The one disadvantage of using Curve to pay your bills in Spain, like utility bills and taxes, is you have to manage your bills carefully to avoid missing a payment, which is something you don’t’ have to worry about with direct debits (though you do have to worry about keeping your bank balance topped up). If you get organised, and set up all your bills by email like I have, then a Curve card is an elegant solution for paying your bills in Spain without going near a Spanish bank account. Check it out here.
I was also sent positive feedback from readers about online banking solutions Revolut and Starling Bank. I haven’t had a chance to look into these options, and feel I’ve opened enough new accounts for now in the name of research for my readers, so I’ll leave them for another day.
Clearly there are ways to avoid the charges some Spanish banks have started slapping on transfers to and from the UK, and most of these solutions will lead customers away from the banks doing the charging. I suspect that penalising UK-residents with unnecessary charges will backfire, and lead to a loss of business with British customers, who are by far the biggest group of non-resident buyers and owners of property in Spain. Annoying their British customers chasing trivial income today at the expense of business tomorrow looks short-sighted. And it’s just not cricket.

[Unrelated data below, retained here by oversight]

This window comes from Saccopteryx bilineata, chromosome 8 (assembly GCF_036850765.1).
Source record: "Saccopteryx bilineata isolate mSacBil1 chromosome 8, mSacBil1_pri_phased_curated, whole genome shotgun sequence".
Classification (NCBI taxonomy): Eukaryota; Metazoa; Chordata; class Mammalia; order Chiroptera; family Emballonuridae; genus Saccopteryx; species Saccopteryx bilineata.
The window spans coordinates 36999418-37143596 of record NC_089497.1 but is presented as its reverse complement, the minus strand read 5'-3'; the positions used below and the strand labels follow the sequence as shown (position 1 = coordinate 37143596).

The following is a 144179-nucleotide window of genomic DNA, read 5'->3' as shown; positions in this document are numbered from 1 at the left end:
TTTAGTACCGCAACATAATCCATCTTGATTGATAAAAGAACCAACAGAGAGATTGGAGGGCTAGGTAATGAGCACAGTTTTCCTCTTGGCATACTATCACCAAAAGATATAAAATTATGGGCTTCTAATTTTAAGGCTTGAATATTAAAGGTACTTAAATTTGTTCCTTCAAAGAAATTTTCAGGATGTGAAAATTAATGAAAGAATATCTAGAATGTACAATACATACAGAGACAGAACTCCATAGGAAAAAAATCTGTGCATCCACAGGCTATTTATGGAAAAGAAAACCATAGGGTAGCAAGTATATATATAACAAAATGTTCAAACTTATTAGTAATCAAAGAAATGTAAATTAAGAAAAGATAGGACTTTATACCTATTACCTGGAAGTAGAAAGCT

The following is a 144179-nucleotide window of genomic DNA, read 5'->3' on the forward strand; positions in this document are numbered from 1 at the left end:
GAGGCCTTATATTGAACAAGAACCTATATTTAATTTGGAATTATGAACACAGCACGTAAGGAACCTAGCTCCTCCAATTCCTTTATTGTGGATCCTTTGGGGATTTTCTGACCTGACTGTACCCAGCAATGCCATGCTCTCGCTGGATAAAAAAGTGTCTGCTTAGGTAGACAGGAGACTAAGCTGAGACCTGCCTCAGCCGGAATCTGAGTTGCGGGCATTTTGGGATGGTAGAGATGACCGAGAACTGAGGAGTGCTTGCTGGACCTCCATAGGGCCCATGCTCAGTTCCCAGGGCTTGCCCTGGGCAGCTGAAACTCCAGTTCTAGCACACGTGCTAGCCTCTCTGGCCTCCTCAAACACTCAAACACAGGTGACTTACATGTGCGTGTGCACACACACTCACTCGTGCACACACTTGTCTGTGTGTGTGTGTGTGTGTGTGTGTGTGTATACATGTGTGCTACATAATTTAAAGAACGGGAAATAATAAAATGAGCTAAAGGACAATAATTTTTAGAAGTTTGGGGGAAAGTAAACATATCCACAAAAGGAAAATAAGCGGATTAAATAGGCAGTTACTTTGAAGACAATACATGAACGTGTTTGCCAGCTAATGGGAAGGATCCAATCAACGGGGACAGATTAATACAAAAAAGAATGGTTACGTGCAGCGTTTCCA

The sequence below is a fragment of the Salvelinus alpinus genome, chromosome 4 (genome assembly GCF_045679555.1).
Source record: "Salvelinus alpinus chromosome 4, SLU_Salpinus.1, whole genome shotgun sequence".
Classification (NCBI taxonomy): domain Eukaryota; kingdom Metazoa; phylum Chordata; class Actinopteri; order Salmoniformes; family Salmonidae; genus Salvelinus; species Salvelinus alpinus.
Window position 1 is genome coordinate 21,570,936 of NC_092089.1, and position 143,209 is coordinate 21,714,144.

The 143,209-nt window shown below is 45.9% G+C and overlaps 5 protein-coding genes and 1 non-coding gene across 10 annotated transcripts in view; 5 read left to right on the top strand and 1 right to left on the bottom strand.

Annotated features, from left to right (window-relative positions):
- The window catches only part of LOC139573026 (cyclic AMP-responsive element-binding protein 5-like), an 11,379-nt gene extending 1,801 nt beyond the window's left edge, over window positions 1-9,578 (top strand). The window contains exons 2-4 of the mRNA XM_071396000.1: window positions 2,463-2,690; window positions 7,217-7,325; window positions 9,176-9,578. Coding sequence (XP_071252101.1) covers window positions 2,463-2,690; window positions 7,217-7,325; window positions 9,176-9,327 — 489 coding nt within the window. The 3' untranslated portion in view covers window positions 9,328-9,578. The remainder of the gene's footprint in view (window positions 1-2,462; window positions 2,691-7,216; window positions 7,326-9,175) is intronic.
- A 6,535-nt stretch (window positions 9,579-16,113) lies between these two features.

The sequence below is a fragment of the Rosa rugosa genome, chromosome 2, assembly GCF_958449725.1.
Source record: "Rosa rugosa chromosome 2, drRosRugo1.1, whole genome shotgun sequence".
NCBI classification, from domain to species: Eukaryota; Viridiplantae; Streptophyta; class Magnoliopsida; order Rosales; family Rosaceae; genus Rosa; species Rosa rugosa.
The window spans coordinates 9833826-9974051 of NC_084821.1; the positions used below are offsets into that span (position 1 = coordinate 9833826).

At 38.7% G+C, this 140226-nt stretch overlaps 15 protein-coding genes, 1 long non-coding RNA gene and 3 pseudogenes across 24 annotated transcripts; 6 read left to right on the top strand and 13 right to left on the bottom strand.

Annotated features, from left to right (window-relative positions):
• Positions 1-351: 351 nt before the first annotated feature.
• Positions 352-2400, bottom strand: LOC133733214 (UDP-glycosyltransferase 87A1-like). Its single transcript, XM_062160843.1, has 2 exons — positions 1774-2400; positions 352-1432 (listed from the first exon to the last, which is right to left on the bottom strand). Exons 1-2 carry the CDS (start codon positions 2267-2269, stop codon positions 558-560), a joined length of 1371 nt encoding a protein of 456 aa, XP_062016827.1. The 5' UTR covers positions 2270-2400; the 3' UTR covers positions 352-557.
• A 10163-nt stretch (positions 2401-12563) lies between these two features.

- Single euro payments area (SEPA)
- Brexit from 1 January 2021 onwards: get ready for the end of the transition period
- European Payments Council’s decision paper on Brexit and UK PSPs’ participation in SEPA schemes
- European Payments Council decision on Brexit and UK PSPS’ Participation in Sepa Schemes
- Defend your rights against IBAN Discrimination
- Competent EU authorities for ensuring compliance